It’s going to be the longest ever season this year with a total of 21 races. Let’s hope it’s competitive racing because 21 processions could really damage the sport.
With there being so many races this season, reliability is going to be paramount. The mere fact that the Mercedes cars just kept on going and going through the two testing weeks indicates few problems on that score. Reliability is so important, if you can get your car to the finishing line and pick up some points that gives you a great advantage over the team that keeps on having to retire,
The fact the Mercedes did so many laps also gives them an advantage in terms of data built up on how their car works. With some good times recorded on slower tyres than their rivals it’s looking like another good season for Hamilton and Rosberg.
What will happen between the two Mercedes drivers this year? Will there be more tension as has been witnessed in the past couple of years. A bit more cap tossing for example? What will be interesting is whether Rosberg can close the gap on Hamilton. There were times last season when the German did appear to have the upper hand on his teammate. But can he keep that up long enough to seriously challenge for the title? It’s important for Rosberg that he learns how to dominate Hamilton at a time of the year when Lewis hasn’t already won the title as was the case at the end of last season.
There have certainly been some interesting comments made in the build-up to the new season. Sebastian Vettel won’t have put himself in Lewis Hamilton’s good books that is for sure. He claims that the way Hamilton has dominated the sport over the past couple of seasons has made Formula One boring.
Now isn’t this a prime case of the pot calling the kettle black? Vettel won four World titles in a row and by wide margins. Wasn’t that in the slightest bit boring?
Yes, the Mercedes domination has turned a few people off the sport. The past two years have seen Mercedes win 32 out of 38 races. In Vettel’s opinion this “took away a lot of excitement for the fans.” Perhaps the same emotions were felt when in 2011 Vettel won the title with four races to go, lots of excitement in the final quartet of races that season.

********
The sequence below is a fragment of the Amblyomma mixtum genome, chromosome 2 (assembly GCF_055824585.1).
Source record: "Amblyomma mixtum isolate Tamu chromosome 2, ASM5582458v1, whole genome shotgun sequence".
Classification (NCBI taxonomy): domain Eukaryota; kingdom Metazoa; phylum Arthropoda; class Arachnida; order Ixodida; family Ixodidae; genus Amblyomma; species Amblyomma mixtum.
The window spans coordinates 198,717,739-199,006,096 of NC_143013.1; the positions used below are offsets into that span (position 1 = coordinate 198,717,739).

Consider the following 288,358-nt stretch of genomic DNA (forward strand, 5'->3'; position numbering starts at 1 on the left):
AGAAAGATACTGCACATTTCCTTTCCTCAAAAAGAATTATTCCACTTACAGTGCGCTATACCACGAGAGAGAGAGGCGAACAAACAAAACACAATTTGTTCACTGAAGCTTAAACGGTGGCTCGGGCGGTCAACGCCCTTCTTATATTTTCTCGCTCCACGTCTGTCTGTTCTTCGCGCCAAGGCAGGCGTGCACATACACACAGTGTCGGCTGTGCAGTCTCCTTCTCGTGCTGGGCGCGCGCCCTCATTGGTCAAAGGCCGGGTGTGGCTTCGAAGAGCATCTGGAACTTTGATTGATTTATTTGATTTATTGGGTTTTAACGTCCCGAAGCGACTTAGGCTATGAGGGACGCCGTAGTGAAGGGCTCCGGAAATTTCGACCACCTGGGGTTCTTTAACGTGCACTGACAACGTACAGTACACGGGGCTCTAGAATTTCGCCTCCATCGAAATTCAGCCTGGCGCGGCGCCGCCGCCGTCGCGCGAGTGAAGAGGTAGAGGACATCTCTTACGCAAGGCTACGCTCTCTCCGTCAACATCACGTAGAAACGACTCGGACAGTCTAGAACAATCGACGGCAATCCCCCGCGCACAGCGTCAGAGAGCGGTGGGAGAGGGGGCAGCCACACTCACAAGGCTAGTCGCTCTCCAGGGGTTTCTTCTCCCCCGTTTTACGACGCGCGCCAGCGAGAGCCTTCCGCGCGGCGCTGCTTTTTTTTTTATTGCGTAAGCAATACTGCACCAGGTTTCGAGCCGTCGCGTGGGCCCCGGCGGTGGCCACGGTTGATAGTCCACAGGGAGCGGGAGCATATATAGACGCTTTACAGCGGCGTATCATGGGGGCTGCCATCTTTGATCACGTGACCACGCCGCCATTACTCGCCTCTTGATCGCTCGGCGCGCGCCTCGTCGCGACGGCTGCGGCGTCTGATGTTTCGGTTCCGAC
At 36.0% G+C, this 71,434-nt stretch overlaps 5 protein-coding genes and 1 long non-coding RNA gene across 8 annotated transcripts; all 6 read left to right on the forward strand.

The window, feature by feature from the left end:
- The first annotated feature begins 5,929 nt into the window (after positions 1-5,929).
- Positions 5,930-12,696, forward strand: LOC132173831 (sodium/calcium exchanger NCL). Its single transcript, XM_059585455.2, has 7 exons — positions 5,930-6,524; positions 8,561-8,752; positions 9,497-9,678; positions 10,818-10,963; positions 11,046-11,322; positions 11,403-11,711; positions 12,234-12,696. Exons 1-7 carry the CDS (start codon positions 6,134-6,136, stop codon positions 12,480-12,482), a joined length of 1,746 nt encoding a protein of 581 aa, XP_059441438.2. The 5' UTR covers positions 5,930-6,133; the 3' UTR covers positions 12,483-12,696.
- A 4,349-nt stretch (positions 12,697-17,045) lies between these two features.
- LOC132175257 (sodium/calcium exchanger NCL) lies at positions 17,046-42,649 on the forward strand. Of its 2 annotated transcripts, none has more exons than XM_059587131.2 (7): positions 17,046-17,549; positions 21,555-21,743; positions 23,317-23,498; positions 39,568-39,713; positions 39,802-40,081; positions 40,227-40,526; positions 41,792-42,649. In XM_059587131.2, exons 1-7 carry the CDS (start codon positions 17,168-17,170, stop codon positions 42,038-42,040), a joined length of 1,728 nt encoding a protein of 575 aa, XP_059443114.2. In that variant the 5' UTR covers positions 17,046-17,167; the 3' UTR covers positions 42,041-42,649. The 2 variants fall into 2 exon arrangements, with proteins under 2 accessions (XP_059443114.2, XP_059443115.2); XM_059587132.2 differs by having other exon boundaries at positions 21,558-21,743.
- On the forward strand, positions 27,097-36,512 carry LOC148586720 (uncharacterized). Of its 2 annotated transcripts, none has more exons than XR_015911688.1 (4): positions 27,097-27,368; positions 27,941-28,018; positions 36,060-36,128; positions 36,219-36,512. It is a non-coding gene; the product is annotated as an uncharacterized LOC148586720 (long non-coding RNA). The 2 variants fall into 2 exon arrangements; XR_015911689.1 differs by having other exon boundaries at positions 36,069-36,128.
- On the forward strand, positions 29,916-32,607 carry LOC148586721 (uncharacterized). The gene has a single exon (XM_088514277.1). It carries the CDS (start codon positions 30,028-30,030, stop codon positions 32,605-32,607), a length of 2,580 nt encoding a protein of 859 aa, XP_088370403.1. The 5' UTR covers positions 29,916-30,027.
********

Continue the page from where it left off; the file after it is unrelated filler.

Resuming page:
One area where Vettel may be right though is in his opinion that the rules for the sport are “overcomplicated.” His fear is that “F1 is just too complex and we’re lacking sound.” The ability for the audience to “be able to identify with our cars again” is important to Vettel and I think he’s right.
Ferrari have made strides in the past year, that cannot be doubted, but they are far from the finished product. A big feature of last year’s championship was Ferrari trailing behind Mercedes when it came to qualifying. If they want to be winning more races this season, it’d be helpful if they didn’t have to continually be playing catch-up. Saturday is going to be a very important day for Ferrari if they really want to start worrying Mercedes.
Saturday’s are bound to be interesting anyway with a new qualifying format this season. There’s a new knock-out system being employed that could well be the subject for a blog all to itself sometime during the season. Mistakes will prove costly this season but let’s hope it doesn’t become predictable when getting down to the final stages of qualifying.
It’s also important that Ferrari have both their drivers challenging Mercedes. Raikkonen was 0.4 seconds down on Vettel last year and needs to be closing that gap. Vettel may well get into some position where he could challenge for the drivers’ title but Ferrari would love that constructors’ title too.
Williams and Red Bull are both expected to be able to show consistency this season and Force India could do well. What about McLaren though after last year’s catalogue of disasters?
Testing didn’t go that well and overall performance of their engine is still about a couple of seconds off the pace. That might improve as the season progresses but other teams will get better too. Just how they get on in Australia is going to be fascinating. Will it be 21 painful races or 21 races in which some significant improvement can be shown?
2016 promises to be an interesting season on and off the track. I’ll be back with another blog at the weekend as it all kicks off in Australia.